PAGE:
Friday, March 12, 2010

Being Human in the 21st Century

Listening to Barry Taylor of Fuller Seminary -- and question is raised about what it means to be human in the 21st century.  Genesis speaks of humanity created in the image of God, but we're moving toward what he's calling (at this moment) the "techno-self."  We're moving in a direction where the line between human and technological is being blurred.

As a Star Trek fan, I'm reminded of the Borg (not Marcus).  With that image, what do we make of this question of our existence as humans?

So, how do we, as we do theology after google, how do we reflect theologically on humanity when this line is blurred? 


Allan R. Bevere said...


Woah! How intense. I would love to have a discussion on this, but maybe it would help to know where you are coming from.

Help me out, my friend...

Anonymous said...

Well, one example, for a few hundred bucks we'll soon be able to have our personal blueprints determined and drawn up (Personal Genome). I think all this twittering and such is a fad though. Personal privacy will push back eventually. David Mc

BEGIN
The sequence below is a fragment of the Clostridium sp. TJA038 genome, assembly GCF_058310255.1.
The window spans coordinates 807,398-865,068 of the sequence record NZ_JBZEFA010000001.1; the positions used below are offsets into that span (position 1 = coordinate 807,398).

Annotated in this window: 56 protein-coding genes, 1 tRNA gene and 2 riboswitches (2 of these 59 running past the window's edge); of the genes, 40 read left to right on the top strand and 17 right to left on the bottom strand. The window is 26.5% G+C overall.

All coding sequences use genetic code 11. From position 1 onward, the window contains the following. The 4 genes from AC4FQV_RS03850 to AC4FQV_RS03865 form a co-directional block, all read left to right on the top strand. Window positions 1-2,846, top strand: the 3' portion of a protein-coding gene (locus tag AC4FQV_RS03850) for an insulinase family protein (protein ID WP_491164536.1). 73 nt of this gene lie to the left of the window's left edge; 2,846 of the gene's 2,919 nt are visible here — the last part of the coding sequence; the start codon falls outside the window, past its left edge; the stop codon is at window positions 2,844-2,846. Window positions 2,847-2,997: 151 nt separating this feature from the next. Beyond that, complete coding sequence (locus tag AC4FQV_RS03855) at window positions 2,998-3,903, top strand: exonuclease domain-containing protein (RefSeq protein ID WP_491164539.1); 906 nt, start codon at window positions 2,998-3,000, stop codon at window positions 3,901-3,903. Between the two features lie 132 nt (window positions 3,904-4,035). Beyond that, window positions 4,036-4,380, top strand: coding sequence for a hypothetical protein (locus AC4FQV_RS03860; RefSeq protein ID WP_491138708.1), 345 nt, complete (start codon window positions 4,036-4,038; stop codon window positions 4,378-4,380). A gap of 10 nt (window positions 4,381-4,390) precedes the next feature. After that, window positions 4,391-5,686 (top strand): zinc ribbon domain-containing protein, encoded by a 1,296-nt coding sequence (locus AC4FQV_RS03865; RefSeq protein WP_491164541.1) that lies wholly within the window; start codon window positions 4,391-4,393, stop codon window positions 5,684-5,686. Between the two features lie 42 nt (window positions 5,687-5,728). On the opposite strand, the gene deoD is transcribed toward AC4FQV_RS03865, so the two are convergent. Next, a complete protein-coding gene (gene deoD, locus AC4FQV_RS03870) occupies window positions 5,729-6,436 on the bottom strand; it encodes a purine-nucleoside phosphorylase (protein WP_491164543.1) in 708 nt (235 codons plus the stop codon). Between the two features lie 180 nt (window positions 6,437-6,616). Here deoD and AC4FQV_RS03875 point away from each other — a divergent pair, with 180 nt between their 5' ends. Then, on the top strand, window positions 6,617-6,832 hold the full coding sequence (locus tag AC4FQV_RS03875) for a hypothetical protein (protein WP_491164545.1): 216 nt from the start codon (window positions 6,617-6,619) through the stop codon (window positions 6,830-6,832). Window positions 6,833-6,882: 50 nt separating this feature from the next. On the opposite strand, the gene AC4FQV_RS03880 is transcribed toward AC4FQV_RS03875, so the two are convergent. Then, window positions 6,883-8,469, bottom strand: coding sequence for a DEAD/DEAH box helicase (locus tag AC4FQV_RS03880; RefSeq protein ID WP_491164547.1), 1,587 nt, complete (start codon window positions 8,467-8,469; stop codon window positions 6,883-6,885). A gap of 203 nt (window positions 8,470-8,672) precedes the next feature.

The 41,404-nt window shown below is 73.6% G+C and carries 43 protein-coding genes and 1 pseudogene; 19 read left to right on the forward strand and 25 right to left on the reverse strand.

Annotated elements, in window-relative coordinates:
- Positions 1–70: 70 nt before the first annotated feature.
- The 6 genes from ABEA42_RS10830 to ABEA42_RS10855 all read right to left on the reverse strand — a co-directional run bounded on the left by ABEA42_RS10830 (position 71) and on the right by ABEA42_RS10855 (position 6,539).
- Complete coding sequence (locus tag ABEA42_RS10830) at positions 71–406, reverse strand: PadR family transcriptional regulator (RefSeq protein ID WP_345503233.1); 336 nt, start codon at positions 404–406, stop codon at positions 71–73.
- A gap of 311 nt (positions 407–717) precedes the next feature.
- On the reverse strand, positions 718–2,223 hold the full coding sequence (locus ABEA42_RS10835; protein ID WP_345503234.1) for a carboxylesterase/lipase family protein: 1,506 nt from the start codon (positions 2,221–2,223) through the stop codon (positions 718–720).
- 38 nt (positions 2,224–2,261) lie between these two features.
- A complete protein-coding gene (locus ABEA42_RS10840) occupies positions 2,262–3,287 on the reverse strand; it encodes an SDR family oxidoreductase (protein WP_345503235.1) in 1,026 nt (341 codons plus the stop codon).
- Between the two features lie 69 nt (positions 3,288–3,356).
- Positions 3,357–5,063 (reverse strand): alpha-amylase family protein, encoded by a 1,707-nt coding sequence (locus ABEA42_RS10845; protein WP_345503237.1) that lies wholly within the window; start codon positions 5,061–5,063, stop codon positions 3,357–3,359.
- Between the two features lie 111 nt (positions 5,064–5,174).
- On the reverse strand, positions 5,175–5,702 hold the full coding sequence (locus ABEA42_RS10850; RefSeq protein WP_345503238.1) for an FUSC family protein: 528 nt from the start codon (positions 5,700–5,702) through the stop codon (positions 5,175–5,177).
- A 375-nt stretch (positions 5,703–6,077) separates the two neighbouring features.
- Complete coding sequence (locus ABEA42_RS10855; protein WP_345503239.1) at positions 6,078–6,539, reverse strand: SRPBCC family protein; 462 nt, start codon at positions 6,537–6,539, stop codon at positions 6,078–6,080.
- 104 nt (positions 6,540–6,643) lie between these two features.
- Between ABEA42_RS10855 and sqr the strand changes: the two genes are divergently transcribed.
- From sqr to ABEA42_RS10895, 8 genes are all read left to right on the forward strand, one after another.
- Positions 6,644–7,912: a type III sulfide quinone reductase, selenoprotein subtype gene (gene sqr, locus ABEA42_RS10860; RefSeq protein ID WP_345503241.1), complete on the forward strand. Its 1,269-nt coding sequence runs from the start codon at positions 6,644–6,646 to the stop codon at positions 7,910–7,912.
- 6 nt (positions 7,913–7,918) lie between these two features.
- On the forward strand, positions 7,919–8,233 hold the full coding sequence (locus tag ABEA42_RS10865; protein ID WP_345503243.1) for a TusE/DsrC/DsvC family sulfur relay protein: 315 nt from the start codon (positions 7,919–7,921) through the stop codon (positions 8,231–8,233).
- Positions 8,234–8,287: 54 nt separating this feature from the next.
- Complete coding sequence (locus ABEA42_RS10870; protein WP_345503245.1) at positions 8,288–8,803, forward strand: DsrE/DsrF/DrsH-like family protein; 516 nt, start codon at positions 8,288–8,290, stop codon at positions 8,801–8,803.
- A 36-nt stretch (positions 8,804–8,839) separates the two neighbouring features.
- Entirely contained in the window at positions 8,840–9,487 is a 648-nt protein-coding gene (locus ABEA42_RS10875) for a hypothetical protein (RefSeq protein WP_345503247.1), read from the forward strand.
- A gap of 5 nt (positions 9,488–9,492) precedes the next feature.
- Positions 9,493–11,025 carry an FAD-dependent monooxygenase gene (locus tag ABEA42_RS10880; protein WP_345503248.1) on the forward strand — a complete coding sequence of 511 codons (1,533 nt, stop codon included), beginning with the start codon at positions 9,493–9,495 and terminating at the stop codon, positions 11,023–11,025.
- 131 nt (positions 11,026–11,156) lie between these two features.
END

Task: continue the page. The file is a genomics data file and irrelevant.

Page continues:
Pastor Bob Cornwall said...

I asked the question as I was listening to Barry Taylor speak this morning at the Theology after Google conference. He was sharing with us the ways in which the human/technological divide is already blurring, from prosthetics that really work to other technologies being embedded (or soon will be). So, I'm just tossing out the question, to see if folks might offer thoughts on the blurring of lines!

John said...

For me "image of God" implies the notion that we are the actual "offspring of God" like Seth was the offspring of Adam. We are not a thing to God and we are so much more than a mere creation of God, not like a pot or a coffee cup but a child of the "loins" of the creator - the connection is so deep and so incredibly intimate. When conceived in this way the nature of God's love for each of us becomes comprehensible to humans.

Being human in the 21st century means we have the opportunity to claim our birthright.